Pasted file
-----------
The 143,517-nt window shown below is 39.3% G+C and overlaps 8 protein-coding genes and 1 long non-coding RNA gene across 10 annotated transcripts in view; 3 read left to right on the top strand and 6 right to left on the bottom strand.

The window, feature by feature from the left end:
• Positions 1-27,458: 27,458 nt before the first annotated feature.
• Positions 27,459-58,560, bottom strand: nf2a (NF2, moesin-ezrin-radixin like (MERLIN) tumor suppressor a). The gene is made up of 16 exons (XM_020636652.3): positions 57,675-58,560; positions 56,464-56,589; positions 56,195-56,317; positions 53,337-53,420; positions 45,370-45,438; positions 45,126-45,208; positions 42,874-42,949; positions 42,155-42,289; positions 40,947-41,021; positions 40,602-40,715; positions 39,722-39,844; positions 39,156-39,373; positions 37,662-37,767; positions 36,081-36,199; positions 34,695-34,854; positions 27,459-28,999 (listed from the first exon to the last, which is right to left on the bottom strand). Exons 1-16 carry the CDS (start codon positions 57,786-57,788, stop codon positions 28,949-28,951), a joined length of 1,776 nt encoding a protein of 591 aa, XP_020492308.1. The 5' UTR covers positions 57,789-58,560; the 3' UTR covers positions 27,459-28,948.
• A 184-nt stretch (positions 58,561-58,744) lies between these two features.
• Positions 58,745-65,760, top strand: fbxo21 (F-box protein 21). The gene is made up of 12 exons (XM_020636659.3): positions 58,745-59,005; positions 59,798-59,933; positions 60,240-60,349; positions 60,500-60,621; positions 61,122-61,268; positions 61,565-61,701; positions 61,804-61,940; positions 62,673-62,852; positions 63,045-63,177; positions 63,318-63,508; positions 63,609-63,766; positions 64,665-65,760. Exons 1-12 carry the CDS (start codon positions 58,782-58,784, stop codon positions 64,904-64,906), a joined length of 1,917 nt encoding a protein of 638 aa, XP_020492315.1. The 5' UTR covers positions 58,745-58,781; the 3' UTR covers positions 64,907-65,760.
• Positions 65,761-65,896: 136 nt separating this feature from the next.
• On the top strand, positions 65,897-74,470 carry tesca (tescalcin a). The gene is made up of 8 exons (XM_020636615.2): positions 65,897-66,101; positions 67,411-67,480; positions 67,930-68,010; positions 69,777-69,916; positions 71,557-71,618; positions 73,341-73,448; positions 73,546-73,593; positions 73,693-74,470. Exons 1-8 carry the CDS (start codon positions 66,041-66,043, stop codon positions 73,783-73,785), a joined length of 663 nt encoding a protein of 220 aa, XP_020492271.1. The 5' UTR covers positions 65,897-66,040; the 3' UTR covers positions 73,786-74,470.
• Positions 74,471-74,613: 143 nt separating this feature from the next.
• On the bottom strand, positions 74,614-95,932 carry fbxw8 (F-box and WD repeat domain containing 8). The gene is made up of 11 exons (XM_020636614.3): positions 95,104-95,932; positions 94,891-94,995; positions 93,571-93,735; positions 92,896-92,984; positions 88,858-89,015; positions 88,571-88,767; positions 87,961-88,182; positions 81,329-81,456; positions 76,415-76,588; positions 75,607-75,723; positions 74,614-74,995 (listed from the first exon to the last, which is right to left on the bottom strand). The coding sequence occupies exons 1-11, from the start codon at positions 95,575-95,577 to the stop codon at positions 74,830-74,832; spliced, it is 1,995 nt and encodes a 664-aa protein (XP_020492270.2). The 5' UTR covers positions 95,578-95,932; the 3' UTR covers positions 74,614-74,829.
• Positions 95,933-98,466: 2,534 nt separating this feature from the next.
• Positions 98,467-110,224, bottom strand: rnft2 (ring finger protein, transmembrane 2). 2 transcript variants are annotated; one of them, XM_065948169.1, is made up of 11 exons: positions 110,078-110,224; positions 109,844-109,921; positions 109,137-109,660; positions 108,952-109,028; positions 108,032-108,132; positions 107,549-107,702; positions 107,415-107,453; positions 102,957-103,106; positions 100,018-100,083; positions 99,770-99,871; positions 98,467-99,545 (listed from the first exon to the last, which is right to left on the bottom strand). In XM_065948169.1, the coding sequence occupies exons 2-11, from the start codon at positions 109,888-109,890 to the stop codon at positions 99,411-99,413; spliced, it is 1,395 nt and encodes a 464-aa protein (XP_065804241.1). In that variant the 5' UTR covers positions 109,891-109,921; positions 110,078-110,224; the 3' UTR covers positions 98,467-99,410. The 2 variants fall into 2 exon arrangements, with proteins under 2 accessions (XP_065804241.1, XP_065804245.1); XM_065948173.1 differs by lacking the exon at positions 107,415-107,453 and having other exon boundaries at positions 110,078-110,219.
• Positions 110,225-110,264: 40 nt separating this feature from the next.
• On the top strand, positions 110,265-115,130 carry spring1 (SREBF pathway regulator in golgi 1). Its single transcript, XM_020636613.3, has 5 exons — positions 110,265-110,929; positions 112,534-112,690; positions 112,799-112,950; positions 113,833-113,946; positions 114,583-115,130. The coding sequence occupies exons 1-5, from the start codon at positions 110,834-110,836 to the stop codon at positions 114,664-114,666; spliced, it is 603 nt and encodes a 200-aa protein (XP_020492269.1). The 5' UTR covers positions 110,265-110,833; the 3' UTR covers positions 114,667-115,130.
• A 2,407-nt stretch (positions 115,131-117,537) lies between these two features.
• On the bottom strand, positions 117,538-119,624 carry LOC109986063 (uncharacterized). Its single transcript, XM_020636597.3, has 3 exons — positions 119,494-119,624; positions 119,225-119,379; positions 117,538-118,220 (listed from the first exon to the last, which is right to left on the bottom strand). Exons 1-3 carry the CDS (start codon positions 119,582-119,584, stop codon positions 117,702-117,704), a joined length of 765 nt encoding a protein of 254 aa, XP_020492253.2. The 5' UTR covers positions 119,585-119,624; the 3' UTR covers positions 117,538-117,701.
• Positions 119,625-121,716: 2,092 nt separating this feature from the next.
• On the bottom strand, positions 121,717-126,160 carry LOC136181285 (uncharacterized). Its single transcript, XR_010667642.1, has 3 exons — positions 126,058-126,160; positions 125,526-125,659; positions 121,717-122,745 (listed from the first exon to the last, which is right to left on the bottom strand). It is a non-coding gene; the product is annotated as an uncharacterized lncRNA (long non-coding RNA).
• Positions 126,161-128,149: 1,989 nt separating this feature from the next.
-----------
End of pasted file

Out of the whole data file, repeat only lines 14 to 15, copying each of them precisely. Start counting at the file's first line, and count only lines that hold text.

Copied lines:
• On the top strand, positions 110,265-115,130 carry spring1 (SREBF pathway regulator in golgi 1). Its single transcript, XM_020636613.3, has 5 exons — positions 110,265-110,929; positions 112,534-112,690; positions 112,799-112,950; positions 113,833-113,946; positions 114,583-115,130. The coding sequence occupies exons 1-5, from the start codon at positions 110,834-110,836 to the stop codon at positions 114,664-114,666; spliced, it is 603 nt and encodes a 200-aa protein (XP_020492269.1). The 5' UTR covers positions 110,265-110,833; the 3' UTR covers positions 114,667-115,130.
• A 2,407-nt stretch (positions 115,131-117,537) lies between these two features.